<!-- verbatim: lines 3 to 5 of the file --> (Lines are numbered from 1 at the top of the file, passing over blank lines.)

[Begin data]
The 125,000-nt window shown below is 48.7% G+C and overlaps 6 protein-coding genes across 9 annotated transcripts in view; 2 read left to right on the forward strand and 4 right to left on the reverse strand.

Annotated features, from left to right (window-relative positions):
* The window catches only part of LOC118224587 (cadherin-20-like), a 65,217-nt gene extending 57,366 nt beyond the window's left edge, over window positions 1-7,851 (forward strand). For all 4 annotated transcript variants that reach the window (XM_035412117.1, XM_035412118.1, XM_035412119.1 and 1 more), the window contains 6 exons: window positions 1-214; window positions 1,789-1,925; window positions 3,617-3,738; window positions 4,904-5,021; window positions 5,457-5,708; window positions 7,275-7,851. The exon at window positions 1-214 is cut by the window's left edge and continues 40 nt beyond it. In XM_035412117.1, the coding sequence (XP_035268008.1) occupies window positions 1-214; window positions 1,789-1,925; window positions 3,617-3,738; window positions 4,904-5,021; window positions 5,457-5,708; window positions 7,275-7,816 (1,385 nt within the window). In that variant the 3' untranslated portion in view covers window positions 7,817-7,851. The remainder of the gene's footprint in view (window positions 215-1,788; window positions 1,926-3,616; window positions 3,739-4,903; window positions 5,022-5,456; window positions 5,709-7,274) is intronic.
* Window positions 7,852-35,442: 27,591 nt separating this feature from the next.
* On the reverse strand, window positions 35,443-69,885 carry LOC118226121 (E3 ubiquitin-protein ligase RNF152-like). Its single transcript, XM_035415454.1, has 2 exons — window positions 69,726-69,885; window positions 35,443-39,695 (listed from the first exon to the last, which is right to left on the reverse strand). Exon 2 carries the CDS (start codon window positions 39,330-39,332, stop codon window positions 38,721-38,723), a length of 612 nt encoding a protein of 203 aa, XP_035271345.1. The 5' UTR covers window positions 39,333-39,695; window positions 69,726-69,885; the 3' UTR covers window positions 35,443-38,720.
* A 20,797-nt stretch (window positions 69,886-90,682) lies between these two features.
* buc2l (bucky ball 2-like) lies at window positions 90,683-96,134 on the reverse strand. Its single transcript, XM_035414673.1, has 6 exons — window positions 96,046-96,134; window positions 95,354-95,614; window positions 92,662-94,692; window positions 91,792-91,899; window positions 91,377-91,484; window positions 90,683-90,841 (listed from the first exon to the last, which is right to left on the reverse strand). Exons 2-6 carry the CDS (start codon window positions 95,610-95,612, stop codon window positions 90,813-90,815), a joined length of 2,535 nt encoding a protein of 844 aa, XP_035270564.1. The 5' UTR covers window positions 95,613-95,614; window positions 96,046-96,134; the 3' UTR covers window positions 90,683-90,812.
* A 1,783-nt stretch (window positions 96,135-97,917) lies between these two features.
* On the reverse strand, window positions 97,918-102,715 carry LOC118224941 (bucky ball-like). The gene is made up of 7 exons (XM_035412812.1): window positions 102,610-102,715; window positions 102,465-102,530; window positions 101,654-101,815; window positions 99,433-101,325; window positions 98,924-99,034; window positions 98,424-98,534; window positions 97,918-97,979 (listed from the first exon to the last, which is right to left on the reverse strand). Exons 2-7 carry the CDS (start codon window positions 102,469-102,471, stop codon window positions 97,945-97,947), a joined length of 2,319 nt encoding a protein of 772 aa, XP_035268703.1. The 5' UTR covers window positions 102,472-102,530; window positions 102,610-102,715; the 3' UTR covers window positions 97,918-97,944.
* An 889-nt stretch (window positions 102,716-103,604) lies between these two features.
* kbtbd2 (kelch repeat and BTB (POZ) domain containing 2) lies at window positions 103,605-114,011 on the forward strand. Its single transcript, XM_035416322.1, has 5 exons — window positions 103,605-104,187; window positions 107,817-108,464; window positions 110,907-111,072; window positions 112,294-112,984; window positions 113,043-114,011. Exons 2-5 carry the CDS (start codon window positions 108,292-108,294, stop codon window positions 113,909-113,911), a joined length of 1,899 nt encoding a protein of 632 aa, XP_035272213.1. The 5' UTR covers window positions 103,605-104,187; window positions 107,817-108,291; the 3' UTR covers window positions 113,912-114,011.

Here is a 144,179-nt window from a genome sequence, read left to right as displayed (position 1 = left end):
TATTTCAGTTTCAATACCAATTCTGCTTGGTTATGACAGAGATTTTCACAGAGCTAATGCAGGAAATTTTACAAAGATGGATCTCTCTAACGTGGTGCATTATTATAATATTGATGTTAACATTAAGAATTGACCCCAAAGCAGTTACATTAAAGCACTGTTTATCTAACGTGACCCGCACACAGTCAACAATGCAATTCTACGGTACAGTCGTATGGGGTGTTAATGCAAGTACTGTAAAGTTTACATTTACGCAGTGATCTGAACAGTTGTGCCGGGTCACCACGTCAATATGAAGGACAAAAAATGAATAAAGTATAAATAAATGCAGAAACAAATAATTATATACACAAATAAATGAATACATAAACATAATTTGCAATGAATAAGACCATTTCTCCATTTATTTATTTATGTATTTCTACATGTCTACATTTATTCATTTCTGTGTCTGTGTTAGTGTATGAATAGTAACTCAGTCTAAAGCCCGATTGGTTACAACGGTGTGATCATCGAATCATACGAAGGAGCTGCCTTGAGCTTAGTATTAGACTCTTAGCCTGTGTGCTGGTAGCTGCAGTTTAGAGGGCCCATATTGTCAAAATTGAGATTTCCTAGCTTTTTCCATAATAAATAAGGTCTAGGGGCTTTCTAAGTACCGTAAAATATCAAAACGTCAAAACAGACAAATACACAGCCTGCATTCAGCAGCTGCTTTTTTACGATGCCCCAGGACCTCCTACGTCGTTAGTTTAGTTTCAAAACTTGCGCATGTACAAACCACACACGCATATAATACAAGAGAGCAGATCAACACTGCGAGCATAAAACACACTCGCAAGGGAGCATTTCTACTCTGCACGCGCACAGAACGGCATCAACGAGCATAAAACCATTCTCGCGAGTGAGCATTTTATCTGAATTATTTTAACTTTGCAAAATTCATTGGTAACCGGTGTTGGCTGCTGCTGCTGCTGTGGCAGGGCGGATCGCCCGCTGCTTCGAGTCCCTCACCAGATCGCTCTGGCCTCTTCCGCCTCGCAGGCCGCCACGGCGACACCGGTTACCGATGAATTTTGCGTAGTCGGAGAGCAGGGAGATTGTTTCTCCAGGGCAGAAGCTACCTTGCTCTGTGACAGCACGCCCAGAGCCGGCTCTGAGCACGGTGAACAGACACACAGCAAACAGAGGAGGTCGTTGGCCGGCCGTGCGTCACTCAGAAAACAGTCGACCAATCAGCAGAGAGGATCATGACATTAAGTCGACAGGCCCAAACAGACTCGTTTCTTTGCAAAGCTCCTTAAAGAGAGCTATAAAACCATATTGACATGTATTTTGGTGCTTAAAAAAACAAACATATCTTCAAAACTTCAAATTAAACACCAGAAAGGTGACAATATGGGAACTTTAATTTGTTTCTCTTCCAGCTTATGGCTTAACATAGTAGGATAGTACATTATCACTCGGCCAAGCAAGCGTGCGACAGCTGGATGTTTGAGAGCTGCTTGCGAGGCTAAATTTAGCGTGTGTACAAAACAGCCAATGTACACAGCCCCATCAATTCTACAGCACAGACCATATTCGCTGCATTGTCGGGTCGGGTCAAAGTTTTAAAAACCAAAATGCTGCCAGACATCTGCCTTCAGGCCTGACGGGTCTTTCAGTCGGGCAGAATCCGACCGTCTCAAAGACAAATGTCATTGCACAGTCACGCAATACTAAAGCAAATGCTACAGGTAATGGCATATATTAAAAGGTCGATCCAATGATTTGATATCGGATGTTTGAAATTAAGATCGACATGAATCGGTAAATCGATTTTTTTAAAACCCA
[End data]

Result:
* The window catches only part of LOC118224587 (cadherin-20-like), a 65,217-nt gene extending 57,366 nt beyond the window's left edge, over window positions 1-7,851 (forward strand). For all 4 annotated transcript variants that reach the window (XM_035412117.1, XM_035412118.1, XM_035412119.1 and 1 more), the window contains 6 exons: window positions 1-214; window positions 1,789-1,925; window positions 3,617-3,738; window positions 4,904-5,021; window positions 5,457-5,708; window positions 7,275-7,851. The exon at window positions 1-214 is cut by the window's left edge and continues 40 nt beyond it. In XM_035412117.1, the coding sequence (XP_035268008.1) occupies window positions 1-214; window positions 1,789-1,925; window positions 3,617-3,738; window positions 4,904-5,021; window positions 5,457-5,708; window positions 7,275-7,816 (1,385 nt within the window). In that variant the 3' untranslated portion in view covers window positions 7,817-7,851. The remainder of the gene's footprint in view (window positions 215-1,788; window positions 1,926-3,616; window positions 3,739-4,903; window positions 5,022-5,456; window positions 5,709-7,274) is intronic.
* Window positions 7,852-35,442: 27,591 nt separating this feature from the next.
* On the reverse strand, window positions 35,443-69,885 carry LOC118226121 (E3 ubiquitin-protein ligase RNF152-like). Its single transcript, XM_035415454.1, has 2 exons — window positions 69,726-69,885; window positions 35,443-39,695 (listed from the first exon to the last, which is right to left on the reverse strand). Exon 2 carries the CDS (start codon window positions 39,330-39,332, stop codon window positions 38,721-38,723), a length of 612 nt encoding a protein of 203 aa, XP_035271345.1. The 5' UTR covers window positions 39,333-39,695; window positions 69,726-69,885; the 3' UTR covers window positions 35,443-38,720.